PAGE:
Back from the audience, Christine added that you should keep this in mind when you’re in a group of people. Keep a look out for people who are trying to make an introduction and make it easy for them to get into the circle.

Because it can be difficult for introverts to break into groups at events, she recommends networking in sessions. She likes to find a common interest, such as technology or the session topic, to help start a conversation.


While networking can feel uncomfortable and draining for introverts, don’t be discouraged. Try out some of these tips, practice, and find what works for you.


Register for an Upcoming Networking Webinar from ACEDS

Bold Thinking, Not Tinkering – Thoughts on the Global Legal Hackathon

The Global Legal Hackathon this weekend has brought together multiple streams of entrepreneurial activity (internationally) and taps into a global community of individuals and organizations with a passion for innovation via legal technology. HPC Advisory Board member and ACEDS Executive Director, Mary Mack, fielded a few questions regarding the Hackathon:


David Kinnear: HPC reflects the face and the voice of the modern legal industry – and where it is heading over the next ten years. Inherent in this position is the view that technology will become wholly intrinsic to law and the delivery of legal services. Telling the stories of legal innovation and the founders driving change – well, that’s what we do. We’re excited to learn what people are building – and we’re excited to support the winners by providing exclusive VIP coverage on High Performance Counsel.


DK: Our own relationship with ACEDS reflects our view of ACEDS as being a cornerstone of the emerging, modern legal industry – harnessing the key elements of technology and people. We think ACEDS is uniquely positioned in its nexus to the growth of legal technology and its certification of professional competencies. For the modern legal professional, technology will become a much more vital part of day-to-day participation in the modern sector.


DK: Follow our updates on Twitter (#GLH2018, #GlobalLegalHack), on LinkedIn and also postings on High Performance Counsel under: #BulletPoints (our market commentary). Our experience of ACEDS is that it is very proactive in providing great content and support for fellow CEDs so stay tuned and use this great organization to be informed. Professionally, this is a very important time for individuals to get informed and stay informed about the change and innovation that technology is bringing – both in terms of preparing for workplace changes and also in terms of the career opportunities it can represent.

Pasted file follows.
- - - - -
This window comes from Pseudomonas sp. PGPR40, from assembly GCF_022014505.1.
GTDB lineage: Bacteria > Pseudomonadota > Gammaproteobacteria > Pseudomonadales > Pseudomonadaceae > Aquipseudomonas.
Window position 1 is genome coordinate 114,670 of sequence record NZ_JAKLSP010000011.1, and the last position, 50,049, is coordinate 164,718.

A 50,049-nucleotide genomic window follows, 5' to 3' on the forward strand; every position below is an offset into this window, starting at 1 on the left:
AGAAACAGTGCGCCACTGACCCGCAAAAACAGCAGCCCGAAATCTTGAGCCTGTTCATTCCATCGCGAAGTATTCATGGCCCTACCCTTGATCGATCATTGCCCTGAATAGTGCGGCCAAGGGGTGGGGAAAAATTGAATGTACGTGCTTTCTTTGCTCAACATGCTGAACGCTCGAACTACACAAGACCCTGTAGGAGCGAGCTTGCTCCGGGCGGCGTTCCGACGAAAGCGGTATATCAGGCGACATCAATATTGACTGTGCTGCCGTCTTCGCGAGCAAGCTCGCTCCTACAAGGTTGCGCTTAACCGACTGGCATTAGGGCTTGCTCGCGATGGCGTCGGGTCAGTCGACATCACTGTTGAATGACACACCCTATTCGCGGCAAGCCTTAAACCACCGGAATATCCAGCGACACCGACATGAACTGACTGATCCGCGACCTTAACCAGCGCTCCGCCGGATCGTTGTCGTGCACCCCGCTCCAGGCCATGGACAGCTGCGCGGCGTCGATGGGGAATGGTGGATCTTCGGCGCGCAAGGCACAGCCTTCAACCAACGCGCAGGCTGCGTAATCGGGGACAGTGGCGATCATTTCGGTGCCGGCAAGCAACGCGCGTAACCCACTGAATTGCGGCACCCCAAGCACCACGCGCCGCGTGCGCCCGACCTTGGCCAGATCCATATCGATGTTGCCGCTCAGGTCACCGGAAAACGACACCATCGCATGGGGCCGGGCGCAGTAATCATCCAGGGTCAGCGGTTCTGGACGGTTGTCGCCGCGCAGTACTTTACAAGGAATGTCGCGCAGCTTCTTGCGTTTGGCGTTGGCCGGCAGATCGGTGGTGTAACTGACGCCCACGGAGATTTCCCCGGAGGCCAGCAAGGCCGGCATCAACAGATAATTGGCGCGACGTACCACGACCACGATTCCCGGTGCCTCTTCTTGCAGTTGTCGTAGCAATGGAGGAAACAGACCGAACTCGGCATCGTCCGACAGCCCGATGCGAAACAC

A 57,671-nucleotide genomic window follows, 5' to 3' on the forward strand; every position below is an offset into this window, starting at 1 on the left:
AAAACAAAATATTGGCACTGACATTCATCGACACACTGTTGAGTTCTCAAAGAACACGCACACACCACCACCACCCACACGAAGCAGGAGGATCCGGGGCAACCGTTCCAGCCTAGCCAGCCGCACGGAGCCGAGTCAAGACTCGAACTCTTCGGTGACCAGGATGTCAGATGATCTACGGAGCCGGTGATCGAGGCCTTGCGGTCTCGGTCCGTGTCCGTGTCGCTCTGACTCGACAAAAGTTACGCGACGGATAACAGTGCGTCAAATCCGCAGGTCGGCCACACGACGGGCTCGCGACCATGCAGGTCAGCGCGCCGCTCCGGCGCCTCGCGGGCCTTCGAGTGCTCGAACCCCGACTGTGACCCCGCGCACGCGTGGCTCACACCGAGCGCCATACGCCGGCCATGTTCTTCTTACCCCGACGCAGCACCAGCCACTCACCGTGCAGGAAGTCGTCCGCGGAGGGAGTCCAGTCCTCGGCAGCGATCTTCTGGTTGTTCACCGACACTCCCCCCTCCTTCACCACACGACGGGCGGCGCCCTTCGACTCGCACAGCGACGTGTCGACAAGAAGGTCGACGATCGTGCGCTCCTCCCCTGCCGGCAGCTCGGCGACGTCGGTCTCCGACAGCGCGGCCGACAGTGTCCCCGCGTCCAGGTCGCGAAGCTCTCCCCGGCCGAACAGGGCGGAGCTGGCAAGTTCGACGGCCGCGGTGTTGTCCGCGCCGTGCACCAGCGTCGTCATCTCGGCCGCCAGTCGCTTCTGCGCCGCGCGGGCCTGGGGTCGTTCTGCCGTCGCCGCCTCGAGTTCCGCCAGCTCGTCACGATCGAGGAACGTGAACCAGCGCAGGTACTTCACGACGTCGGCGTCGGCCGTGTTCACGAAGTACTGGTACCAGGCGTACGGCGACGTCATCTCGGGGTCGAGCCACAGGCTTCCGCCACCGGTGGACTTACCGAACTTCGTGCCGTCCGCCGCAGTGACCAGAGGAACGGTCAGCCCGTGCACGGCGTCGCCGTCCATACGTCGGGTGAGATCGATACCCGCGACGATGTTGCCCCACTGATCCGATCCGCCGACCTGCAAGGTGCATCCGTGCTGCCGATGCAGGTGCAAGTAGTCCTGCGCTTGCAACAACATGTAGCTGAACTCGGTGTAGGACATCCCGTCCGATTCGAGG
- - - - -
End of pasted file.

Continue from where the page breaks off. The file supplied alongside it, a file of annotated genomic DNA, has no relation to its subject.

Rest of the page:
DK: “Bold thinking – not tinkering.”  Yes, we will be writing about that on High Performance Counsel! I’m interested to see ideas and concepts that do indeed have practical application, but they are (much) more than “just another layer” on old thinking and old workflow models. I am particularly interested in the digitization and productization of law – a concept which remains painfully early still but that (I think) will have huge revenue implications for service providers.

John Tredennick, Founder and Chief Evangelist at Catalyst.


John Tredennick: The goal is to bring together a lot of very smart developers, have them focus on legal problems and see what they can come up with to solve those problems.


JT: Catalyst was formed to focus on legal problems, in this case the need to better manage the discovery process. We put together a lot of smart people who came up with our Insight Discovery Platform. We have succeeded because the platform does in fact help clients save on discovery costs and time.


JT: ACEDS has always been focused on helping legal professionals better manage litigation so it has a vested interested in a program like this


JT: Innovative ideas that can actually work. To succeed, an idea has to be simple, the solution has to be easily managed and it has to provide at least a 30% benefit over existing options. I am excited to see what the hackers come up with after a weekend of caffeine and intense focus on legal needs. My thanks to everyone involved. It will be an honor to participate and be a judge.

Fernando Garcia General Counsel, Government Affairs and  Corporate Secretary


FC: The Hackathon is really an opportunity to have individuals interested in law 2.0 come together and work in teams toward finding solutions to actual problems utilizing the best of legal and tech tools available today. It really is an opportunity to showcase not only what is possible today, but also finding ways to do things better, differently! People have for a long time been fascinated about building the better mouse trap, here it is, lawyers and professionals from other disciplines getting together to build the better legal mouse trap!